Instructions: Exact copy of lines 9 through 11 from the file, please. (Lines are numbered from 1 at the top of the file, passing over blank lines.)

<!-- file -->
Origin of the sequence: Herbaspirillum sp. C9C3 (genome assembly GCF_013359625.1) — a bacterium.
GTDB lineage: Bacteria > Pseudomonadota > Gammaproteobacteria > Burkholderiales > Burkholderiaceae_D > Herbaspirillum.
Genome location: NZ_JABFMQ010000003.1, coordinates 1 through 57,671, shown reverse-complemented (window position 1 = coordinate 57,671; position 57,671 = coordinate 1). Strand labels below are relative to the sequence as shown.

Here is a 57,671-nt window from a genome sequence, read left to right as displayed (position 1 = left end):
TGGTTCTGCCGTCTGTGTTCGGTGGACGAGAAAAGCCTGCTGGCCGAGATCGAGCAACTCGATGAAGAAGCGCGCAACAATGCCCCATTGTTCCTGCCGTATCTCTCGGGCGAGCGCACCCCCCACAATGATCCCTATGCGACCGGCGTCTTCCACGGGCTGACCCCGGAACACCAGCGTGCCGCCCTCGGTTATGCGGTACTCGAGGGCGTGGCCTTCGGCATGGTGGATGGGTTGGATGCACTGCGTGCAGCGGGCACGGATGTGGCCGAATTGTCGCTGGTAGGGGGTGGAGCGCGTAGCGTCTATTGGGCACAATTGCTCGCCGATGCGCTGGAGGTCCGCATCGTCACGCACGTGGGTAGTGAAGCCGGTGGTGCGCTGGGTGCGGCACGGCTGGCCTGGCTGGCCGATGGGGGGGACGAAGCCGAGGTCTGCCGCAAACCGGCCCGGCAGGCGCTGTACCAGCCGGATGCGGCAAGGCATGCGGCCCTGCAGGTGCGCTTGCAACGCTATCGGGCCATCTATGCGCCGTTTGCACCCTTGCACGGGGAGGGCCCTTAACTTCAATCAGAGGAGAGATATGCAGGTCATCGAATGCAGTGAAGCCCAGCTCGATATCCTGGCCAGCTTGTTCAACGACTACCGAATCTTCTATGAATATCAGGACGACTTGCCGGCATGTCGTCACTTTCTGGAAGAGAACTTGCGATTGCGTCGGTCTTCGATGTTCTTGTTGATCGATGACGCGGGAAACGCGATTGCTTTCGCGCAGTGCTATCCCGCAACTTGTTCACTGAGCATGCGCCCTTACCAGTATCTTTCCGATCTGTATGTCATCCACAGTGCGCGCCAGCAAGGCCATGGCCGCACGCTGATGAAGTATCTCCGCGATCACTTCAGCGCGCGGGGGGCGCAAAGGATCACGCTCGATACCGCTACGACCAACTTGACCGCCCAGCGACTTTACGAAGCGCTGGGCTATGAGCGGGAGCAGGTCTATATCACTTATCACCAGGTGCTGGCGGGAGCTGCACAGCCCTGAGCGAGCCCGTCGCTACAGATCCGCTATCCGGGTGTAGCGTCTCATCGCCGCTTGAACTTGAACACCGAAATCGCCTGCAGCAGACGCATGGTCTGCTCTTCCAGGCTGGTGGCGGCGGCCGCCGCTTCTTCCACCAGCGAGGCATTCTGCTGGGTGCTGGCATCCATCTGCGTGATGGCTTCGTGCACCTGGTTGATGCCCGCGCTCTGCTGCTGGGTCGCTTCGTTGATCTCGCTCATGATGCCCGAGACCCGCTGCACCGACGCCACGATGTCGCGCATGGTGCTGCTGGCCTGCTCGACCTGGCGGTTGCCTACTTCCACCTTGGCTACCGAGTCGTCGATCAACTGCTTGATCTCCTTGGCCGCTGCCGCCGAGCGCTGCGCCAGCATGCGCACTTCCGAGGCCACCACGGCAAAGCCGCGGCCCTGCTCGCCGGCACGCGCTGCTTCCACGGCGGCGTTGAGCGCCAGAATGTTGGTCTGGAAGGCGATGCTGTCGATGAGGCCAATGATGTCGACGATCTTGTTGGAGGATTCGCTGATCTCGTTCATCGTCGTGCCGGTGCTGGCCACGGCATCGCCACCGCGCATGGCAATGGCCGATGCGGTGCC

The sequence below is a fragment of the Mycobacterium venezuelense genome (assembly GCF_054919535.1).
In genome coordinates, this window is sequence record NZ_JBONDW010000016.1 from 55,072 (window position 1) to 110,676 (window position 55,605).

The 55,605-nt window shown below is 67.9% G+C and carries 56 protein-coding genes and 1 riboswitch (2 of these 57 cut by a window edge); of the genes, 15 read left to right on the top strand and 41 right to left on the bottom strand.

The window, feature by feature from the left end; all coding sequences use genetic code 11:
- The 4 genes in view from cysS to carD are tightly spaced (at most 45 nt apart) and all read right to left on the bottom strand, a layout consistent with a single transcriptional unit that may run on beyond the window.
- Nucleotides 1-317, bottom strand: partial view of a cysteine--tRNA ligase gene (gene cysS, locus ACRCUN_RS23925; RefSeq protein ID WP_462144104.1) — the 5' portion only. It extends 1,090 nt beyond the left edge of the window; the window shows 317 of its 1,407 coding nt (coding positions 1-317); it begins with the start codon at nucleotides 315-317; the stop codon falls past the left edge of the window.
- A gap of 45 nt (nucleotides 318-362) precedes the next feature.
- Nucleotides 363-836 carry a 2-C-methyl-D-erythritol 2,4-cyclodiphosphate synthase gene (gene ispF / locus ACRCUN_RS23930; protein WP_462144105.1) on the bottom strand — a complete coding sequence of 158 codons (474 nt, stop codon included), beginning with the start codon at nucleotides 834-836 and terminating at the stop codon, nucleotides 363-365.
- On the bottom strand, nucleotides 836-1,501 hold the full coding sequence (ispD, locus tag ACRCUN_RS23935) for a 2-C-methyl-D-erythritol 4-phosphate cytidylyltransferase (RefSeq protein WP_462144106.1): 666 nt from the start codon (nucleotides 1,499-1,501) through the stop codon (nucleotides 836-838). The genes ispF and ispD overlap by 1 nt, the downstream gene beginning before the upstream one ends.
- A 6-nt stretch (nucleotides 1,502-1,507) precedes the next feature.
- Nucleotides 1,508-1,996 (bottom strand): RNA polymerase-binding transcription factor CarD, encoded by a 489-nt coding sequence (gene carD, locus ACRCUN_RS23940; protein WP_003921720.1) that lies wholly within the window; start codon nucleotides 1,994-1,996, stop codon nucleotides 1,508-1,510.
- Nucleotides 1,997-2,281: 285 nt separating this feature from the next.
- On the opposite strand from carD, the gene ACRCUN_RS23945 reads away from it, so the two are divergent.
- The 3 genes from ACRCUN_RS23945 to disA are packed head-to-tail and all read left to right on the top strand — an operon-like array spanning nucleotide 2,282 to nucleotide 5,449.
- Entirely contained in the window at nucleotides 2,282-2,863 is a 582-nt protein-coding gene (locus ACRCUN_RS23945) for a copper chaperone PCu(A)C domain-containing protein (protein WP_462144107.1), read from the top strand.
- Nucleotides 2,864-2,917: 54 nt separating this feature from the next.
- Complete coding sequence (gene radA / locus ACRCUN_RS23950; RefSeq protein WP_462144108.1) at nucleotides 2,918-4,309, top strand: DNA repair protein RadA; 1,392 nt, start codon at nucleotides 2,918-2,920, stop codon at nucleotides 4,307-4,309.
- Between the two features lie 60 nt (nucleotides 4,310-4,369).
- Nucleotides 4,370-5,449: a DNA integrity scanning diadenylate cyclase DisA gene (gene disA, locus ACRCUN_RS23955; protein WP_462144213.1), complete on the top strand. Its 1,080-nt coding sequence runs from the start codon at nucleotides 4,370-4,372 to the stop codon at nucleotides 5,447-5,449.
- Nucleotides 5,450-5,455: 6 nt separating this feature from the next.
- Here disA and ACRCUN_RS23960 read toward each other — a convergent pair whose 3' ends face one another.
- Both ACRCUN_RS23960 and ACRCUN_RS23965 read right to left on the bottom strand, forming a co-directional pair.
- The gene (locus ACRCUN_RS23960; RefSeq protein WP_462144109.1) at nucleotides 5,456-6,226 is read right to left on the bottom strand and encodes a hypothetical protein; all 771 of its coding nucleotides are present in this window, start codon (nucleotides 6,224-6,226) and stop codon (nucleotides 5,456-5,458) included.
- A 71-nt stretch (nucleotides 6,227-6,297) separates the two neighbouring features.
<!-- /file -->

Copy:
The window, feature by feature from the left end; all coding sequences use genetic code 11:
- The 4 genes in view from cysS to carD are tightly spaced (at most 45 nt apart) and all read right to left on the bottom strand, a layout consistent with a single transcriptional unit that may run on beyond the window.
- Nucleotides 1-317, bottom strand: partial view of a cysteine--tRNA ligase gene (gene cysS, locus ACRCUN_RS23925; RefSeq protein ID WP_462144104.1) — the 5' portion only. It extends 1,090 nt beyond the left edge of the window; the window shows 317 of its 1,407 coding nt (coding positions 1-317); it begins with the start codon at nucleotides 315-317; the stop codon falls past the left edge of the window.